PMC nonattendant women who had four and above ANC visits were almost seven times more likely well-prepared for birth and its complication than women who had less than four ANC visits (AOR=6.8, 95%CI 1.6, 29.8) (Table 4). PMC attendant women who lived within one-hour walk to the nearest health facility were 3.6 times more likely practice for BPCR than women who lived far away (AOR=3.6, 95% CI: 1.9, 6.9). The likelihood of PMC attendant mothers who had discussion with their partner/family about the place of birth was 11.4 times more likely well-prepared for birth and its complication than mothers who had not discussed the place of birth with her partner/family (AOR=11.4, 95%CI:3.1, 42.2) (Table 4).

Table 4: Factors associated with BPCR practice among PMC attendant and PMC non-attendant women who gave birth in the past 12 months in Lebo Kemkem District, South Gondar zone, Ethiopia, 2017.

4. Discussion

In this study, the proportion of BPCR among PMC attendants was 38.9% which was high compared to 25.7% of those PMC nonattendant mothers. This difference between the two groups could be explained due to the different level of danger signs awareness which might be the effect of PMC. This finding was supported by the study done in Nepal (54%=in the intervention groups, 33%=in the comparison groups) [13] and Tanzania (35.3% among mothers who received home-based life-saving skill education, 20.8% among their counterpart)[14]. Preparation for birth and its complication by each item, identification of health facility for delivery, identification of skilled provider, saved money, and arranged transportation for emergency were higher among PMC attendants compared to PMC nonattendants. This is in line with the study done in Siraha district, Nepal, rural Andhra, Pradesh, rural northern India, and Tanzania [1214, 20].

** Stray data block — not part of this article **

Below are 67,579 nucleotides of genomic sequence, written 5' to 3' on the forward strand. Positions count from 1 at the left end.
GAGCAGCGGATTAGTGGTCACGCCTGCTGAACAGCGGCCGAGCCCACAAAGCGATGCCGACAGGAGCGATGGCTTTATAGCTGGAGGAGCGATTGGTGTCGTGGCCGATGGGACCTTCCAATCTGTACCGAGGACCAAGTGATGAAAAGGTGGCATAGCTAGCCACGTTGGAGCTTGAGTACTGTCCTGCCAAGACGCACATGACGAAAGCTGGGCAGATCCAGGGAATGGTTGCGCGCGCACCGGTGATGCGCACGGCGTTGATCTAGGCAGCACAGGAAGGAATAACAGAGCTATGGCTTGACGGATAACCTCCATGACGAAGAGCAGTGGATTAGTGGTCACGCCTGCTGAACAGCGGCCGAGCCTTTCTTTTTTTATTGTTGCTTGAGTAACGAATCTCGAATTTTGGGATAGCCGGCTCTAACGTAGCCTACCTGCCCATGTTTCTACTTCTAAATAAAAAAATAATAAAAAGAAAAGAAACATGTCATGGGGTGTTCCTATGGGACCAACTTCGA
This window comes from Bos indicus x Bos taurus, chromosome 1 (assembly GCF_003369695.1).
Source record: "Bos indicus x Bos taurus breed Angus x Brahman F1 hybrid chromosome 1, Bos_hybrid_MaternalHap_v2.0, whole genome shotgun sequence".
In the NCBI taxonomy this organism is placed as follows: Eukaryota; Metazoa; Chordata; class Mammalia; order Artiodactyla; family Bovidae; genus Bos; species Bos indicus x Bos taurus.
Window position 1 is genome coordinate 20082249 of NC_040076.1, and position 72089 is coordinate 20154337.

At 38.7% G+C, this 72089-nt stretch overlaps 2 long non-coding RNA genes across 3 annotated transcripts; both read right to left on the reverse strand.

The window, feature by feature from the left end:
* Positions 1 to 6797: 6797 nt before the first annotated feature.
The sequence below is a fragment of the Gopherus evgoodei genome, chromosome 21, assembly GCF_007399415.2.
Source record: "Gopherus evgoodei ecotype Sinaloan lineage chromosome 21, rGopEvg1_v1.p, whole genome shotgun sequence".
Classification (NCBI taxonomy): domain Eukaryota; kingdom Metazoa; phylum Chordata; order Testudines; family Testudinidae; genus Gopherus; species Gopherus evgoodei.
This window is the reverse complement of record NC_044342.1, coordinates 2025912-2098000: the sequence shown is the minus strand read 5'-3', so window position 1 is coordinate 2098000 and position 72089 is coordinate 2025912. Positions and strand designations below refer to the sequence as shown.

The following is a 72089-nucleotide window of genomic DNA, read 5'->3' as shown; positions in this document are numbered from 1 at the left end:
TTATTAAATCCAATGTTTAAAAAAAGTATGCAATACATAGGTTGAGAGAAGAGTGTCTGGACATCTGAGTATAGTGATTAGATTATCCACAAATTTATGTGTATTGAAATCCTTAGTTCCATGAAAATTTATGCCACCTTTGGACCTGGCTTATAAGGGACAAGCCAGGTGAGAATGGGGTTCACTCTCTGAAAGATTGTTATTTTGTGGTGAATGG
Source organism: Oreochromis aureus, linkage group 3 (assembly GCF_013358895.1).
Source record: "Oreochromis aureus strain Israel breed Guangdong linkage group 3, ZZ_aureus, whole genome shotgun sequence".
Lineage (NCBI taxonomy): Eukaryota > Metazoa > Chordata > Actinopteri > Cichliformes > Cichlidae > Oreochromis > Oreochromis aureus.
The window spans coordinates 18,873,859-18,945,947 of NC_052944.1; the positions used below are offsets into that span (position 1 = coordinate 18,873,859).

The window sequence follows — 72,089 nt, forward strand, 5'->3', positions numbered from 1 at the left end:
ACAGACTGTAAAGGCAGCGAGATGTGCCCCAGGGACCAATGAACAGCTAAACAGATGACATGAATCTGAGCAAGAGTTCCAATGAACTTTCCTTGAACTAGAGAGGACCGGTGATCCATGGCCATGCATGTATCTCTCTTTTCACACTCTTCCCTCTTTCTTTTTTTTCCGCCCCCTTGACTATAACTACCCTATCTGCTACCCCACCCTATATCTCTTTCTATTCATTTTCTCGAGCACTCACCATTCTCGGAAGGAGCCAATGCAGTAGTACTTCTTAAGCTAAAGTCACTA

The proportion for preparation for birth and its complication in both groups was lower compared to studies conducted in India (62.4%) and Tanzania (58.2%) [21, 22]. The difference might be women in those studies had better educational status and ANC service. However, the proportion for birth preparedness in both groups was higher compared to the studies conducted in Ghana (16.5%), Arsi Zone (16.5%), and Southern Ethiopia (17%) [2325]. This progress of birth preparedness might be because FMOH is working following the motto “no women should die while giving life." Due to this, the level of awareness about obstetric danger signs in this study was high.